Saturday, December 16, 2006

NICHOLAS D. KRISTOF: The Good Daughter, in a Brothel


One of the oldest social dichotomies is the one dividing good girls from bad, the madonna from the whore. But in poor countries where sex trafficking and globalization have fostered new forms of slavery, it is the saintly ones — those who risk leaving their villages to help their families — who often end up as whores.

Yan Kosal is a 26-year-old woman here in northwestern Cambodia who was devoted to her aging parents and desperately concerned with providing for them. Her mother is blind, her father is frail, and they depend on her — the only surviving child — for food.

Kosal earned only $30 a month as a peddler, barely enough to scrape by. So when a woman acquaintance told her that she could earn $90 a month selling snacks in Thailand, Kosal leapt at the opportunity.

“I thought I should do this to feed my parents,” Kosal said, particularly because her acquaintance offered to escort her to Bangkok. Kosal borrowed $15 to pay her travel expenses, and they set out in September. But once they were in Thailand, where Kosal couldn’t speak the language, the trafficker sold her to a brothel.

“First, I cried,” Kosal said. But the brothel manager beat Kosal until she capitulated. “If the men wanted to go to the room,” Kosal said numbly, “the girl had to go.” The women were paid nothing, except for tips — but the sad ones who wept and were uncooperative didn’t get tips.

It’s difficult to gauge how common such forced prostitution is. But it appears that in much of Asia, the entry into prostitution is overwhelmingly unwilling (and in any case, the girls are typically too young to give consent). Then, once they have been stigmatized and have lost hope of returning to their families and villages — and in some cases become addicted to drugs — they often accept their lot and continue without coercion.

As for Kosal, she did manage to escape. Last month she and another young woman fled their brothel in the middle of the night and set off to walk back to Cambodia.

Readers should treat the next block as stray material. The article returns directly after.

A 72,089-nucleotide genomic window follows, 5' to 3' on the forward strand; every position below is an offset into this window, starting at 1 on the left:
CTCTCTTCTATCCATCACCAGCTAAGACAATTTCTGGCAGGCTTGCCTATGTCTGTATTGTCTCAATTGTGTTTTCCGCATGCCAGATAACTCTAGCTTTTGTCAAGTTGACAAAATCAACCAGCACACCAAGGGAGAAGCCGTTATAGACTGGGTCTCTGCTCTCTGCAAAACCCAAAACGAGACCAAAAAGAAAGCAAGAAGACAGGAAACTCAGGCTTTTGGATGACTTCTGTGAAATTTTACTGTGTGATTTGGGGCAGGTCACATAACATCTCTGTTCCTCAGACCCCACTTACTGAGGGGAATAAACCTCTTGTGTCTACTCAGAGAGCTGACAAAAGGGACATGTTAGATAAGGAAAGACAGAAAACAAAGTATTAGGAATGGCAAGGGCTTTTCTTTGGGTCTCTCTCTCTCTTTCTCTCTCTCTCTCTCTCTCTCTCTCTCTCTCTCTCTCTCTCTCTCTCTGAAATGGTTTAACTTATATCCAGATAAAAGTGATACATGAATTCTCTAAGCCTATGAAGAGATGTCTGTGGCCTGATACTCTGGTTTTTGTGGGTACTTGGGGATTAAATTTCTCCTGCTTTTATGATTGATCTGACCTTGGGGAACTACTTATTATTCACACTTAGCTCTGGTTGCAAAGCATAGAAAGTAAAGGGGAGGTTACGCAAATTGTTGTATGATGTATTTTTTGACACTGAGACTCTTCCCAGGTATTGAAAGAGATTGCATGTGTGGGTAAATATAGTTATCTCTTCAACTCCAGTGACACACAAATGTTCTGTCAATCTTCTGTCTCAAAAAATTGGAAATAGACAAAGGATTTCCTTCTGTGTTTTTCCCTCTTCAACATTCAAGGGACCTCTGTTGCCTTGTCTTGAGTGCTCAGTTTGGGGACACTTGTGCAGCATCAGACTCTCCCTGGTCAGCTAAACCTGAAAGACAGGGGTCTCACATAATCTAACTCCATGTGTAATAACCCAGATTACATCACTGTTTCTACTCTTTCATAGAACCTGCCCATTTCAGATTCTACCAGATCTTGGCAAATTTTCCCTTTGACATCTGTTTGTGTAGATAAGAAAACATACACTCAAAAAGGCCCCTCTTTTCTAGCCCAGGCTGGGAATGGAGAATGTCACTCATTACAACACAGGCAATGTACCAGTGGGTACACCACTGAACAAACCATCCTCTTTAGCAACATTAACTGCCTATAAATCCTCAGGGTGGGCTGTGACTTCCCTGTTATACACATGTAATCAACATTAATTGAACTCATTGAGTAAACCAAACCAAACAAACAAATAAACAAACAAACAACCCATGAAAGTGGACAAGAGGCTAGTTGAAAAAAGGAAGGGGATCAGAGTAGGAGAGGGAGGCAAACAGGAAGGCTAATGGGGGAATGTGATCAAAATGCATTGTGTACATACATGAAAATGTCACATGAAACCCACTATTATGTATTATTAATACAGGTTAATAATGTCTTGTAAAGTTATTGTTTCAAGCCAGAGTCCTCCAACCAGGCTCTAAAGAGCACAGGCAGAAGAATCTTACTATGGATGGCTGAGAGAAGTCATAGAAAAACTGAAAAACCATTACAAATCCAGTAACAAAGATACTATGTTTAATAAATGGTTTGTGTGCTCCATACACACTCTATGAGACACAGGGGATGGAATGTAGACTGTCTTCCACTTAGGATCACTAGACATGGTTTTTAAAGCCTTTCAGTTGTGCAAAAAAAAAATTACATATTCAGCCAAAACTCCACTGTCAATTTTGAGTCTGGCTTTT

Kosal had begun suffering from abdominal pains while at the brothel, and by the time she returned to Cambodia she was severely ill. Kosal was too mortified to tell me the ailment, but her cousin said that it was a gynecological problem arising from sexual abuse.

With Kosal hovering near death, an aunt mortgaged her house for $250 to pay for medical treatment. That bought medicine that has kept her alive so far, but doctors advised that she needed surgery — which she can’t afford. The aunt, Khlat Dam, says: “There just isn’t any more money to pay for an operation.”

To Americans the phrase “21st-century slavery” may sound like hyperbole — but talk to women or girls who were imprisoned in modern brothels, and you realize that the main difference between them and 19th-century slaves is that the modern ones are dead of AIDS by their 20s.

This modern slavery thrives partly because it is ignored. But where there is an outcry and diplomatic pressure, they do make a difference.

On my first visit to Cambodia, brothels openly sold 11-year-old girls. Then, because of pressure from the State Department, Cambodia began prosecuting certain pimps (like those who do not pay enough in bribes to the police). So many brothels have calculated that they are safer peddling quasi-voluntary 16-year-olds than imprisoning 13-year-olds.

Yet stories of slavery like Kosal’s are still wrenchingly common, and corrupt officials protect many traffickers. On this visit, I stayed two nights at a guest house whose ground floor was a brothel with girls who were obviously under age. The guest house is owned by a senior police official, who evidently has decided not to arrest himself.

A century and a half ago, the British determined that slavery was an intolerable evil and used their navy to confront the trans-Atlantic slave trade. Several groups are pushing for a new abolitionist movement today (I’ve posted links, and suggestions for helping Kosal, at Now President Bush needs to make abolition of 21st-century slavery an American priority.

If he needs inspiration, he can look to Kosal. This is a courageous young woman whose only goal was to help her family members. Instead, she has bankrupted them and endangered her life — and risked her parents’ future. This failure gnaws at her: “It may be my time to go now,” she said sadly, “and I’m the only one left to support my parents.”


Anonymous said...

yell, they are slave 21cn
and the faulse is due to country.

Anonymous said...

If anyone knows how to donate to Kosal, please write me the details at You can only read the www.nytimes/ontheground if you subscribe to the ny times! Thanks. - Cheryl

Anonymous said...

What I advocated when Serbs had a military policy that called for the raping of Muslim women, I advocate, now, because the Sudanize are doing the same: Let there be an unarmed army of WESTERN WOMEN enter the country to stand with their victim- sisters and before the world UNTIL the developed nations act to stop this horror.

Mia Farrow, would you be the one call on us to come?